Former Yahoo Inc Chief Executive Carol Bartz and her erstwhile employer are dueling over Bartz's board seat, which she says she wants to keep, despite being fired from running the company.

Bartz, who was abruptly fired from her job as CEO by chairman Roy Bostock on Tuesday, said in an interview that she intended to remain on Yahoo's board.

But hours after the interview was published, a Yahoo board spokesman said she couldn't keep her seat on the board.

Ms. Bartz is obligated to resign from the Board and we expect her to do so, said Charles Sipkins, a spokesman for Yahoo's board of directors.

Bartz may have some wiggle room despite the provision in her employment contract, said corporate governance expert Nell Minow.

The January, 2009, contract states that upon any termination of employment, you shall promptly resign from the Board and all officerships, directorships or fiduciary positions with the Company and its affiliates.

But Bartz could still make the argument that she's been elected by the shareholders, said Minow, who founded corporate-governance consultancy GMI.

Bartz was appointed to the board upon becoming Yahoo's chief executive in 2009 and has been re-elected by shareholders at subsequent annual meetings. She could maintain that the elections would supersede the clause in the contract.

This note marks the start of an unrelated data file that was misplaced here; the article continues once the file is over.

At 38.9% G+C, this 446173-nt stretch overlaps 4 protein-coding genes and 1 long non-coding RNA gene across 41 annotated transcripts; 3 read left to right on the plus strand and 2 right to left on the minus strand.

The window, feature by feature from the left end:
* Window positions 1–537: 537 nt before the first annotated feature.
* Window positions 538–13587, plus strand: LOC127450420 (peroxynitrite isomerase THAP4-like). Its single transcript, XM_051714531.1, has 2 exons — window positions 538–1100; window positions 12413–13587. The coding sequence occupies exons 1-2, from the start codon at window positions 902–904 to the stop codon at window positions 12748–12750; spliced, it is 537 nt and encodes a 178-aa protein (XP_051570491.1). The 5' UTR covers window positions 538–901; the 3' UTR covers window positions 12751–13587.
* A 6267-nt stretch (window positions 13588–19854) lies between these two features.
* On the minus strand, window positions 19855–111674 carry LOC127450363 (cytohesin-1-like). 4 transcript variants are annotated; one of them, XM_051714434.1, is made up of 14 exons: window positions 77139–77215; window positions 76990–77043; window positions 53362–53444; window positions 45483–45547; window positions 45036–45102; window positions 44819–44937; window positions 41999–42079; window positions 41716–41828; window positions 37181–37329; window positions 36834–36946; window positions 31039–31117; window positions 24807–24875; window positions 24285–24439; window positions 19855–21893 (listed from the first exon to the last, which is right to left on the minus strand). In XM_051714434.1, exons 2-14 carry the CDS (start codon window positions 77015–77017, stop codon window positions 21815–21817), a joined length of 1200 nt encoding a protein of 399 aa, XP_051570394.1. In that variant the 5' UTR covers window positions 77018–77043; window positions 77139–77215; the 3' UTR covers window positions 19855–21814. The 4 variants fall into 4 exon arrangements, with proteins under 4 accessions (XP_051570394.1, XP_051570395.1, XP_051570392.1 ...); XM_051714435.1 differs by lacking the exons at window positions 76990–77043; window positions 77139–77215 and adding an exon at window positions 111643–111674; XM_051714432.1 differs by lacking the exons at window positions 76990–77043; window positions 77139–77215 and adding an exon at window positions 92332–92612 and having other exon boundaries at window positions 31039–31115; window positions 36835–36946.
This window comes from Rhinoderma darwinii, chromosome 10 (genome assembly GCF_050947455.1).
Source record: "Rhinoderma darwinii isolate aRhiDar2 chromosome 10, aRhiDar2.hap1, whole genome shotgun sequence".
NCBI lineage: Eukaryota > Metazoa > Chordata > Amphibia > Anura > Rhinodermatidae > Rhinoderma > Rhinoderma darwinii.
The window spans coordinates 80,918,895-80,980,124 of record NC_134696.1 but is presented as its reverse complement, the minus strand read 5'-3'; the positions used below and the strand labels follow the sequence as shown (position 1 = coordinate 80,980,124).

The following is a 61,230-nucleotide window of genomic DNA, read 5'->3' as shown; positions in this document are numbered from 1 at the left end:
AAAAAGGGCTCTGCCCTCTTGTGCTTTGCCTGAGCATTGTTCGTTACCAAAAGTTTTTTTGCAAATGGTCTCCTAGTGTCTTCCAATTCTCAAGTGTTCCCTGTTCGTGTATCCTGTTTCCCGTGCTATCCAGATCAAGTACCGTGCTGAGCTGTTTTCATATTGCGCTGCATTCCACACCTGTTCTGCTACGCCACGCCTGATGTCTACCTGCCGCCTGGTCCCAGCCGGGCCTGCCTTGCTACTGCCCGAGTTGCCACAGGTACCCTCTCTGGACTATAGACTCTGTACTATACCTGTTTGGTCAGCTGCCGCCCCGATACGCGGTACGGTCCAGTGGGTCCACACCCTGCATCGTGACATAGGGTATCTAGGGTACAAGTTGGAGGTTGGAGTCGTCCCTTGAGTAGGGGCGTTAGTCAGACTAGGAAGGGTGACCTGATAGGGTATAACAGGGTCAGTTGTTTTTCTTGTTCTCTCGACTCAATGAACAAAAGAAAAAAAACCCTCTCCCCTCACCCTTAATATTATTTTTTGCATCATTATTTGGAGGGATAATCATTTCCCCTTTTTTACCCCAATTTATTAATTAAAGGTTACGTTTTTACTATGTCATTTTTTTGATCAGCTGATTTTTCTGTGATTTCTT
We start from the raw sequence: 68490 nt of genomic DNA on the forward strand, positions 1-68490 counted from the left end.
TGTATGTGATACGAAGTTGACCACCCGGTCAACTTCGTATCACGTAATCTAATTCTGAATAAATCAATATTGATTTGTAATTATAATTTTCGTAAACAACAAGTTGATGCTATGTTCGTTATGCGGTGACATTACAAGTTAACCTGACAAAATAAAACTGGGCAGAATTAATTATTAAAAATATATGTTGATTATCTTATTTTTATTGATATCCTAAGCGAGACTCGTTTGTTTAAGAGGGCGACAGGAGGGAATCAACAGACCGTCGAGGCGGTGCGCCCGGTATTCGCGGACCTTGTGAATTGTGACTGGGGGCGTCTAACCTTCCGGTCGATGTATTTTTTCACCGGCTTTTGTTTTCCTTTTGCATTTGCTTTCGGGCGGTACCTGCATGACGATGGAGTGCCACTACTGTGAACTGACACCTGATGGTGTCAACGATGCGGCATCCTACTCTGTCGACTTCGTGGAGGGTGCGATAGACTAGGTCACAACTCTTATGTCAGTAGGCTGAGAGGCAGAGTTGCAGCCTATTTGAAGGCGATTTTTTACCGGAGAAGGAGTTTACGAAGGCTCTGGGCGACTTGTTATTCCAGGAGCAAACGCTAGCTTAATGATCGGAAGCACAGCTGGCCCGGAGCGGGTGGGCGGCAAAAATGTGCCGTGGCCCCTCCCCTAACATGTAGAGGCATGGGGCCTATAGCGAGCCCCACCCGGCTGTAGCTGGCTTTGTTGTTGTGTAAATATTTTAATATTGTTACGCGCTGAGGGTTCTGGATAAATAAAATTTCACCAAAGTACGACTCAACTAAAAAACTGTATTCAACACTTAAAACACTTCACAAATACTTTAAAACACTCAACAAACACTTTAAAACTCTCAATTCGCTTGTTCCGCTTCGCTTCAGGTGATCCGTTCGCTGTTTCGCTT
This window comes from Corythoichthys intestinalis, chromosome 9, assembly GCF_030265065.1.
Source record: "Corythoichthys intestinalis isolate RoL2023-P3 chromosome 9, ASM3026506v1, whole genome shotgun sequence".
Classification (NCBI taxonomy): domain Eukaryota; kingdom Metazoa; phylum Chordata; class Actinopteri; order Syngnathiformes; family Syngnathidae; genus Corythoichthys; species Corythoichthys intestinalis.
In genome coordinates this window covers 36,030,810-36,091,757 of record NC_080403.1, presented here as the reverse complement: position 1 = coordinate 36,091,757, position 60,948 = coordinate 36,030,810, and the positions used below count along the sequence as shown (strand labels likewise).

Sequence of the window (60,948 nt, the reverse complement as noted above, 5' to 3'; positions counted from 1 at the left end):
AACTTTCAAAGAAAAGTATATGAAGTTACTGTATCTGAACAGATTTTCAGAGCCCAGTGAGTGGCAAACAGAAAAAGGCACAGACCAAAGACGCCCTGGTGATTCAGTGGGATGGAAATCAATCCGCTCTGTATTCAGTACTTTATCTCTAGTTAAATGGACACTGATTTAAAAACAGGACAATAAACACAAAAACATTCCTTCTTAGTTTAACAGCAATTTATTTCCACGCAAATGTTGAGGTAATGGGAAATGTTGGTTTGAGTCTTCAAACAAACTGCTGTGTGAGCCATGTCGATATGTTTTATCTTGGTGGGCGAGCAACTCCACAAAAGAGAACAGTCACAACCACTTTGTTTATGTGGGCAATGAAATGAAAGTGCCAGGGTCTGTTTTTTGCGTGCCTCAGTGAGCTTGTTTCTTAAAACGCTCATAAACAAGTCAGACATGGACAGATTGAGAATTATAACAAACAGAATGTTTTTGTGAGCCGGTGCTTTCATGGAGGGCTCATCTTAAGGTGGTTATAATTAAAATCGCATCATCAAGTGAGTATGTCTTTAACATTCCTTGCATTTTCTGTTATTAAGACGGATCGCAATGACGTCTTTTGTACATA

Bartz characterized Yahoo's board as doofuses who fucked me over in an interview with Fortune magazine that was published on Thursday. Detractors say Bartz didn't do enough to turn around Yahoo, which has been losing market share in search and advertising.

Generally, language requiring CEOs to step down from board positions if they leave their posts is a standard part of any CEO contract, said Paul Hodgson, a senior research associate at GMI. If the board chooses to, it can ask the former CEO to remain, as Apple's board did when Steve Jobs resigned as chief executive last month.

Minow -- once a movie reviewer for Yahoo -- believes Bartz's comments about remaining on the board are a negotiating tactic connected to her severance arrangements, and that she doesn't really want to remain on the board.

We would all enjoy that very much from an entertainment perspective, she told Reuters. But we don't want the board to be any more dysfunctional than it already is.

(Reporting by Alexei Oreskovic and Sarah McBride; Editing by Gary Hill, Peter Henderson and Bernard Orr)